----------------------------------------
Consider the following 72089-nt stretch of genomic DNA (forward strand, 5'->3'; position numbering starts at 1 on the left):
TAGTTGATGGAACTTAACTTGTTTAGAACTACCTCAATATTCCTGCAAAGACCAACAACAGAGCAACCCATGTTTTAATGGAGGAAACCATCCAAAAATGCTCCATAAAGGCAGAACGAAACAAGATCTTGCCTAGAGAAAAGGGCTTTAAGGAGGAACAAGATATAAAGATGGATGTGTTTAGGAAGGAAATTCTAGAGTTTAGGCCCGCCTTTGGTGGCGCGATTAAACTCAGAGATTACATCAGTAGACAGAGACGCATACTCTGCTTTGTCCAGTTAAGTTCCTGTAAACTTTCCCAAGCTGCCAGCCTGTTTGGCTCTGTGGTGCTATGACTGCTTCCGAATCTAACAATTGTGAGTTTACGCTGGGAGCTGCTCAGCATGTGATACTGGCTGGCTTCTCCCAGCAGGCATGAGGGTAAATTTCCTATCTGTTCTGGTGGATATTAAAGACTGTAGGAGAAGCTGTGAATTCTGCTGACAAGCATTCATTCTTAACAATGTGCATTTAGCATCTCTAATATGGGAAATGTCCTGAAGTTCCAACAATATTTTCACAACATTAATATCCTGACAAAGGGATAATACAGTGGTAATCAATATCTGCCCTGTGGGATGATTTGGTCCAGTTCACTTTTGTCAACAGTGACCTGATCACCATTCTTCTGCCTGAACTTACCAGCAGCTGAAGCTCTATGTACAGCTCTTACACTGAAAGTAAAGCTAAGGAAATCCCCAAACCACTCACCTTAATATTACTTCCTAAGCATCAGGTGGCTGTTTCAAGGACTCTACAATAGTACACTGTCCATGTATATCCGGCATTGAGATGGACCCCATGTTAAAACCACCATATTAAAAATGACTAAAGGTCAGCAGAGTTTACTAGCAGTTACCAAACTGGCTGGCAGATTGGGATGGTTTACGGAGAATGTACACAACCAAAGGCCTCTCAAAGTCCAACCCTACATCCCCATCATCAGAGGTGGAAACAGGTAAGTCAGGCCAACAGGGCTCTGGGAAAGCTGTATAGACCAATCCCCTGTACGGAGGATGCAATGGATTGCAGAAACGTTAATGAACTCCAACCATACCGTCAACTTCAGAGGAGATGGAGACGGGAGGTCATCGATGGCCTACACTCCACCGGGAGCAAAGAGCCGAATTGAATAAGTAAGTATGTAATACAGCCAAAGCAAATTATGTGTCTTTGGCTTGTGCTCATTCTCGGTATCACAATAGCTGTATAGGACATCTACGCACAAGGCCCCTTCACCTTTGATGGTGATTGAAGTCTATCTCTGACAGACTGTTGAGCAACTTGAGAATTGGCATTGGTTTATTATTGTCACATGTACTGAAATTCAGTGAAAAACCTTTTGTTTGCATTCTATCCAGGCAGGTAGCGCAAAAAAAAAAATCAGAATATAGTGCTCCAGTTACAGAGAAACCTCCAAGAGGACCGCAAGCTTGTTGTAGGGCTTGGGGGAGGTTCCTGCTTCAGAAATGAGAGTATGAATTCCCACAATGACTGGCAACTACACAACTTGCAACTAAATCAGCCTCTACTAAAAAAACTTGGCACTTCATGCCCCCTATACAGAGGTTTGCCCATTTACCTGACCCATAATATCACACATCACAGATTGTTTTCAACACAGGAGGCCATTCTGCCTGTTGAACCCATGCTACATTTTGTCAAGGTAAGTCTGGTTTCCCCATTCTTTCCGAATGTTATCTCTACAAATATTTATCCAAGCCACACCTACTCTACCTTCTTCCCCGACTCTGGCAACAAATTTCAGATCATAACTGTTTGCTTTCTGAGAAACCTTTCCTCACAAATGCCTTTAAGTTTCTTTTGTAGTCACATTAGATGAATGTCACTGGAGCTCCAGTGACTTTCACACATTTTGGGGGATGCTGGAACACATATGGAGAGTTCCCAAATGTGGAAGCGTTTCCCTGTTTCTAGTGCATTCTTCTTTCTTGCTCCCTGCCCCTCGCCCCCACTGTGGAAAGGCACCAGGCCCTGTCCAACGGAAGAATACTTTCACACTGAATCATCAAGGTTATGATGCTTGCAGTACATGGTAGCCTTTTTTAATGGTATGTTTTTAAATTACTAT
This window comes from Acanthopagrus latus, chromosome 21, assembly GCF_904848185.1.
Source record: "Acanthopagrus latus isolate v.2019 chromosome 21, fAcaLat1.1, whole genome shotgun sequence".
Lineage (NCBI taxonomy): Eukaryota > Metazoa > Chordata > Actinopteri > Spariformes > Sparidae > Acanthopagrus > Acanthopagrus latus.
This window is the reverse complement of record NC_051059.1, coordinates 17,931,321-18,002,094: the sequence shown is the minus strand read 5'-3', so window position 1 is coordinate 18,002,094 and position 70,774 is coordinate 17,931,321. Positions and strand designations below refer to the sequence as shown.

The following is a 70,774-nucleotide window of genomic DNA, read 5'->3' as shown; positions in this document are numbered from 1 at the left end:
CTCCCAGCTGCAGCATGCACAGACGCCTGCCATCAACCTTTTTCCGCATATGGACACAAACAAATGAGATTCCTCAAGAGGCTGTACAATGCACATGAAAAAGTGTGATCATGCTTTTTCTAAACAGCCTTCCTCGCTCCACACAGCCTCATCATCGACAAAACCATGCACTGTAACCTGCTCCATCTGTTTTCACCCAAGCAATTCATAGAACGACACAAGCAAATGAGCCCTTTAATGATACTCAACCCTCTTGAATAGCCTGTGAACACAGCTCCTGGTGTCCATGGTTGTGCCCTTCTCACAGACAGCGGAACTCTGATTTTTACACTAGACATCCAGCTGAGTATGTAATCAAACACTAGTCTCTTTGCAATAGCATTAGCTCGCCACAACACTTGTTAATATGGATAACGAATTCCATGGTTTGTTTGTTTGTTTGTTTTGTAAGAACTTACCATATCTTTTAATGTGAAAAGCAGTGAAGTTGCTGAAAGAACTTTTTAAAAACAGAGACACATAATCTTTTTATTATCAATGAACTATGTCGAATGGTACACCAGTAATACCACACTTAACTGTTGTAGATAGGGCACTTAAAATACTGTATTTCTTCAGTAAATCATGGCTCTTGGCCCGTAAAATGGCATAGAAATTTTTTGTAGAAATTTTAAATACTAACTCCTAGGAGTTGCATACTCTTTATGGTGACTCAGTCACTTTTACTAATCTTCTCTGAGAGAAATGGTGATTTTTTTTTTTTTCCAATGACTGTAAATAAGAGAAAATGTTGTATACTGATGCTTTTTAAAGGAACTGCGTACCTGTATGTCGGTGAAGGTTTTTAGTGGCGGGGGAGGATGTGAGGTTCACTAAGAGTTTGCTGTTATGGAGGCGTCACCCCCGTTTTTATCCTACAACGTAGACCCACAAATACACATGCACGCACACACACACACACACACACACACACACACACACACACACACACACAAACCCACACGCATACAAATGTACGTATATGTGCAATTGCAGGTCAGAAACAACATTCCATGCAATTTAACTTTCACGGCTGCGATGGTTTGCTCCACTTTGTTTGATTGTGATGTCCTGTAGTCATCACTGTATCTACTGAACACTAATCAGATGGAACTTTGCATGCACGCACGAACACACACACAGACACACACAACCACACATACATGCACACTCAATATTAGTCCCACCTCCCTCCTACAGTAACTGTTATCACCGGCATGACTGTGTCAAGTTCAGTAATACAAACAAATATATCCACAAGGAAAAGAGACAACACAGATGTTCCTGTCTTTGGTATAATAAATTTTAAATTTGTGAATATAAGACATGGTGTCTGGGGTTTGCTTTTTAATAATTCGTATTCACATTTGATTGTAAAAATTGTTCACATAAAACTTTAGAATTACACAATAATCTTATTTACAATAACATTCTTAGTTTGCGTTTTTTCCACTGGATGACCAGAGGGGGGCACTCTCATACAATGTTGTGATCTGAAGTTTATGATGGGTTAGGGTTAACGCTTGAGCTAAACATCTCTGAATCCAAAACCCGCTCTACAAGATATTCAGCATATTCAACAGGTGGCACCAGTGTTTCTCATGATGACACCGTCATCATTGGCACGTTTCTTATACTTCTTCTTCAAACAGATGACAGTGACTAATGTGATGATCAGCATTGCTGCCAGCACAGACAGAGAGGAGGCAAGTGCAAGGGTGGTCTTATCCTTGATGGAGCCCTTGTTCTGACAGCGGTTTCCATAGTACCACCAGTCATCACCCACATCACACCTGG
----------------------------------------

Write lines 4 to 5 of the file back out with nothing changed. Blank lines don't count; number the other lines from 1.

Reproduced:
Source record: "Acanthopagrus latus isolate v.2019 chromosome 21, fAcaLat1.1, whole genome shotgun sequence".
Lineage (NCBI taxonomy): Eukaryota > Metazoa > Chordata > Actinopteri > Spariformes > Sparidae > Acanthopagrus > Acanthopagrus latus.